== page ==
Special prosecutor Angela Corey has promised to release additional information about the case once she makes a decision about whether to charge Zimmerman, something that could happen at any time.
In their latest push for U.S. military involvement in the Syrian conflict, three of the most hawkish Senators today introduced a resolution calling on the U.S. help arm the Syrian rebels through Arab allies. Suggesting support for regional efforts to arm the opposition, Sens. John McCain (R-AZ), Lindsey Graham (R-SC) and Joe Lieberman (I-CT) called for condemnation of the regime of Bashar al-Assad, who for more than a year has cracked down with the full force of his military against anti-government demonstrators and rebels.
ABC News described the Senators’ bill:
The resolution supports calls by Arab leaders to provide the Syrian people with weapons and other material support and calls on President Obama to work closely with regional partners to “implement these efforts effectively.”
At a press conference, Lieberman said:
We in the United States have both a moral and strategic reason to support their efforts by at least giving them the means with which to defend themselves.
The Hill reports that the McCain-Graham-Lieberman resolution is likely to be merged with another by Sen. Bob Corker (R-TN) calling for a U.S. government report examining the rebels and gleaning information about its different factions. Other aspects of the resolutions also overlap. The Hill went on to expand on the call to support the Syrian opposition’s self-defense:
That support would likely come in the form of weapons and ammunition for anti-Assad forces. McCain declined to comment on what specific weapons could shipped to rebel troops in the country.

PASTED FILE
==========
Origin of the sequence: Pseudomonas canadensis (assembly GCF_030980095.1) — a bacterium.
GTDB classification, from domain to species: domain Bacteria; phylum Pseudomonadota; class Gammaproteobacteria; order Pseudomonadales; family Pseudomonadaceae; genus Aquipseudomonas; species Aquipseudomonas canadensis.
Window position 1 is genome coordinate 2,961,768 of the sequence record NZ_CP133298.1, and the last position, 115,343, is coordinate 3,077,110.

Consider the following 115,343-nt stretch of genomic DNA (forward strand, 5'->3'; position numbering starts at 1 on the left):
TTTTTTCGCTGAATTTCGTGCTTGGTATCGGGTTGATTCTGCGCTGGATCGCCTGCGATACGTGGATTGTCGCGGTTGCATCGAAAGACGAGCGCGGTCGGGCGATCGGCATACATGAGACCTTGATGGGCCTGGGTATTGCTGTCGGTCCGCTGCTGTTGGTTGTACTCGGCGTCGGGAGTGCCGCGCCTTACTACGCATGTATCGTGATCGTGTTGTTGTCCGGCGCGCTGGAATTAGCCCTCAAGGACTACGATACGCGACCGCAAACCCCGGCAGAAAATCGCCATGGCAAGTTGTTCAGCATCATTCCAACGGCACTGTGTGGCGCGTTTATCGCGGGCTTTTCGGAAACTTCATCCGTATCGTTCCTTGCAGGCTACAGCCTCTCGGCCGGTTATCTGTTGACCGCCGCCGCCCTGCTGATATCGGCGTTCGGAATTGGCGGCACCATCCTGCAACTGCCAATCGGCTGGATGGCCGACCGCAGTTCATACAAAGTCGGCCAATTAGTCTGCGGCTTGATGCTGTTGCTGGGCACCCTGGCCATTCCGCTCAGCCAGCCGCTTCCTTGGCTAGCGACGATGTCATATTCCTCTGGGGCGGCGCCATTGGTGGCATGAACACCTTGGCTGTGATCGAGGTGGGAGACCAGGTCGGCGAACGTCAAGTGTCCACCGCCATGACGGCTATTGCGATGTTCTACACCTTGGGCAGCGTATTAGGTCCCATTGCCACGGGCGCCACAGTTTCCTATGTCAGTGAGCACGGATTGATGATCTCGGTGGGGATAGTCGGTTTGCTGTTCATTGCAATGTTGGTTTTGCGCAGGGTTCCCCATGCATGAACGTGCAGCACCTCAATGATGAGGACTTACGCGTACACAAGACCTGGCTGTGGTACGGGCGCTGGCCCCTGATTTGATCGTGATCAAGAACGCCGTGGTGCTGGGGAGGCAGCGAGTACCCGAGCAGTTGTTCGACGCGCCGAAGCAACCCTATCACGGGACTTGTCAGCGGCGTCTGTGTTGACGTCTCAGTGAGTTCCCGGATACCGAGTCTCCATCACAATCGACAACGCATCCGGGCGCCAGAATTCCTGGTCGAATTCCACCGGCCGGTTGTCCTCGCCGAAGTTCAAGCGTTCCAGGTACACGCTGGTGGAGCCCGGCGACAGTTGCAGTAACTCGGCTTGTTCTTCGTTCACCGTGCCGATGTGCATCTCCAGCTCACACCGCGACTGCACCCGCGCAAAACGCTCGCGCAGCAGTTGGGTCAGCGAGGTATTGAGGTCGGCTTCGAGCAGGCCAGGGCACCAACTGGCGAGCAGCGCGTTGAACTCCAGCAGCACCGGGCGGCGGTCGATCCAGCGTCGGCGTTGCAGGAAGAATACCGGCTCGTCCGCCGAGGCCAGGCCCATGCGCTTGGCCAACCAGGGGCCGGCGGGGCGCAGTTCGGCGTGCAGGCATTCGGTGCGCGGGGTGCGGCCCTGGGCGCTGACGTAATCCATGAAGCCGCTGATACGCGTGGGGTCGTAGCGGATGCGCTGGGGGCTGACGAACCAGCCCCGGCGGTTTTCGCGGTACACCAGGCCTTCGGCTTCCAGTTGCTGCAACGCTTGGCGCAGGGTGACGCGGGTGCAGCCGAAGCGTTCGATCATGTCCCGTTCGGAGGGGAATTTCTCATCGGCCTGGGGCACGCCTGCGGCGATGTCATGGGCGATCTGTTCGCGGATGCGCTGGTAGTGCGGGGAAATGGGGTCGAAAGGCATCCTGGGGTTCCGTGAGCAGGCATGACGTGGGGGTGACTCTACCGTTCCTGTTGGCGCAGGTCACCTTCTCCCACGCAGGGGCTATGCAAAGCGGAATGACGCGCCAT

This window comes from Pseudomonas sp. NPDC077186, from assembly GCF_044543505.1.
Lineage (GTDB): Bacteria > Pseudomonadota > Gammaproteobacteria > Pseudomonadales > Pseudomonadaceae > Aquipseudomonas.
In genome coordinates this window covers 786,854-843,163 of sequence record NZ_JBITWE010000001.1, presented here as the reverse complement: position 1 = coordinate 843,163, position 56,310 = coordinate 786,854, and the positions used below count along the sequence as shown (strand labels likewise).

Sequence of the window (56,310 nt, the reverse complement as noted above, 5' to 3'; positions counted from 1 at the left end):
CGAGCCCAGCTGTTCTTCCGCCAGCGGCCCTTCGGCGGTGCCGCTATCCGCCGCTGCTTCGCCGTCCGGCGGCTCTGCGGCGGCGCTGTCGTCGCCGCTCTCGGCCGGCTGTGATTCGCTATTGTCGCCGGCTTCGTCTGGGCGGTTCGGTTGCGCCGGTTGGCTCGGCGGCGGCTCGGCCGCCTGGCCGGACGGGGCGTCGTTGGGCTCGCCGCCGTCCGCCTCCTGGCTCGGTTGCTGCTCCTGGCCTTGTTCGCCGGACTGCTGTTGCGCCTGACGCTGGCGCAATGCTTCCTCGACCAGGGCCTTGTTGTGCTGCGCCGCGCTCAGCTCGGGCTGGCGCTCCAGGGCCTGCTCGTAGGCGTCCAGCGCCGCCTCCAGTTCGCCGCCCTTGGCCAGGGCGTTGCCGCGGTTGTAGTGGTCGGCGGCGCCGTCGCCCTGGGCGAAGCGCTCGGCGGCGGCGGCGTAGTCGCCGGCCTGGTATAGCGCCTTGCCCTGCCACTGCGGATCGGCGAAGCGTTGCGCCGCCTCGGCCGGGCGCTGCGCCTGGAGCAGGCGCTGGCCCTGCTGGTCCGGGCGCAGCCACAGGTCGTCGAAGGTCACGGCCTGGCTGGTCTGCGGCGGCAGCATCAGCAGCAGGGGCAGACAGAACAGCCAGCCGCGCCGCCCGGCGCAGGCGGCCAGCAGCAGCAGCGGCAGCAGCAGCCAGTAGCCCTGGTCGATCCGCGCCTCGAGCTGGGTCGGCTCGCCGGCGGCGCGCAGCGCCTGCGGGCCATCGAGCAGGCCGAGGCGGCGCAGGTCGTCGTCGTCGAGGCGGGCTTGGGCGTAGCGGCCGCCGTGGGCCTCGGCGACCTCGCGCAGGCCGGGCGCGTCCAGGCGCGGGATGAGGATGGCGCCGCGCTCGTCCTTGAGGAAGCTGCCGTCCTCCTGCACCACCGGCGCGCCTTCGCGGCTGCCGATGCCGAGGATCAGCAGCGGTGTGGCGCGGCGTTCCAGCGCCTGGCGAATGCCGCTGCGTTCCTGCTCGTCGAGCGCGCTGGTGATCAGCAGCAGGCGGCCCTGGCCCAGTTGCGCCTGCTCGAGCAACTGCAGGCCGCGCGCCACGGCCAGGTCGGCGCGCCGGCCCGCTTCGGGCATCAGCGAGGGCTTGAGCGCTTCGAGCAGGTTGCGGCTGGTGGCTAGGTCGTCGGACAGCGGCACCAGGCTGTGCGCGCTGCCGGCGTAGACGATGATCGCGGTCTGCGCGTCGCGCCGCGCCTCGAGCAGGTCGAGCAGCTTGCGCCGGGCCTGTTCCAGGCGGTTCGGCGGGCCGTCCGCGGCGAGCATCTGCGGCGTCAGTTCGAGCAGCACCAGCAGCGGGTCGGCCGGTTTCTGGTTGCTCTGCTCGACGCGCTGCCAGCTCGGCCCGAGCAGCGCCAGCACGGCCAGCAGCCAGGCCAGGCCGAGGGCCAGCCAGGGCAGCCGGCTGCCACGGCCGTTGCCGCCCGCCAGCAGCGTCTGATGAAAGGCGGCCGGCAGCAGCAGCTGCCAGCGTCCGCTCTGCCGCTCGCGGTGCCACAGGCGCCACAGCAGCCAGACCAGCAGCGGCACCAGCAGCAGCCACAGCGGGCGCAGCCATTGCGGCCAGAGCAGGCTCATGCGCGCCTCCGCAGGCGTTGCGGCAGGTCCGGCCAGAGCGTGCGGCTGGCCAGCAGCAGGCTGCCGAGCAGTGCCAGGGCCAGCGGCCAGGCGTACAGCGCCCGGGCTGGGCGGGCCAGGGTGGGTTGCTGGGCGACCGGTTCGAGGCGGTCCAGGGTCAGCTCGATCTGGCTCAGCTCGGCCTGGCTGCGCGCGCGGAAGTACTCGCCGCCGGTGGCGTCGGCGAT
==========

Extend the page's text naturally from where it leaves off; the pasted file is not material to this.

But the Arizona Republicans said those arms could be funneled through the same lines that the “non-lethal” supplies being sent to Syria by the U.S. and Turkey.
The Hill also noted that McCain, Lieberman and Graham did not call in their resolution for airstrikes against Syria. Earlier this month, McCain voiced support for U.S. air strikes against Assad’s regime aimed at helping the rebels topple it. Lieberman and Graham almost immediately followed McCain’s lead.
But those sorts of actions are deeply unpopular among Americans. A Fox News poll released on March 15 said 68 percent of those surveyed opposed air strikes aimed at overthrowing the country, and only 19 percent supported such a strategy. A slim majority opposed and 37 supported air strikes narrowly limited to protecting anti-government rebels. Even the U.S. arming the rebels was unpopular: 64 percent of respondents opposed it, with a quarter of them supporting it.
According to the Hill, “Lieberman said it was decided to exclude the airstrikes demand from the resolution, fearing it would sap bipartisan support for the legislation among rank-and-file senators.”
Bank Of America CEO Gets $7.5 Million Pay Package After The Bank Lost More Than Half Its Stock Value
The Wall Street Journal noted this week that that CEO pay lagged behind profits and productivity last year, mirroring a trend that has been occurring with workers’ wages for decades. But even that slight modicum of moderation regarding executive compensation evidently didn’t extend to Bank of America, which gave CEO Brian Moynihan a $7.5 million pay package — six times as much as he made in 2010 — following a year in which the company’s stock plummeted:
Bank of America gave its CEO a pay package worth $7.5 million last year, six times as large as the year before. It happened while the company’s stock lost more than half its value and the bank lost its claim as the biggest in the country.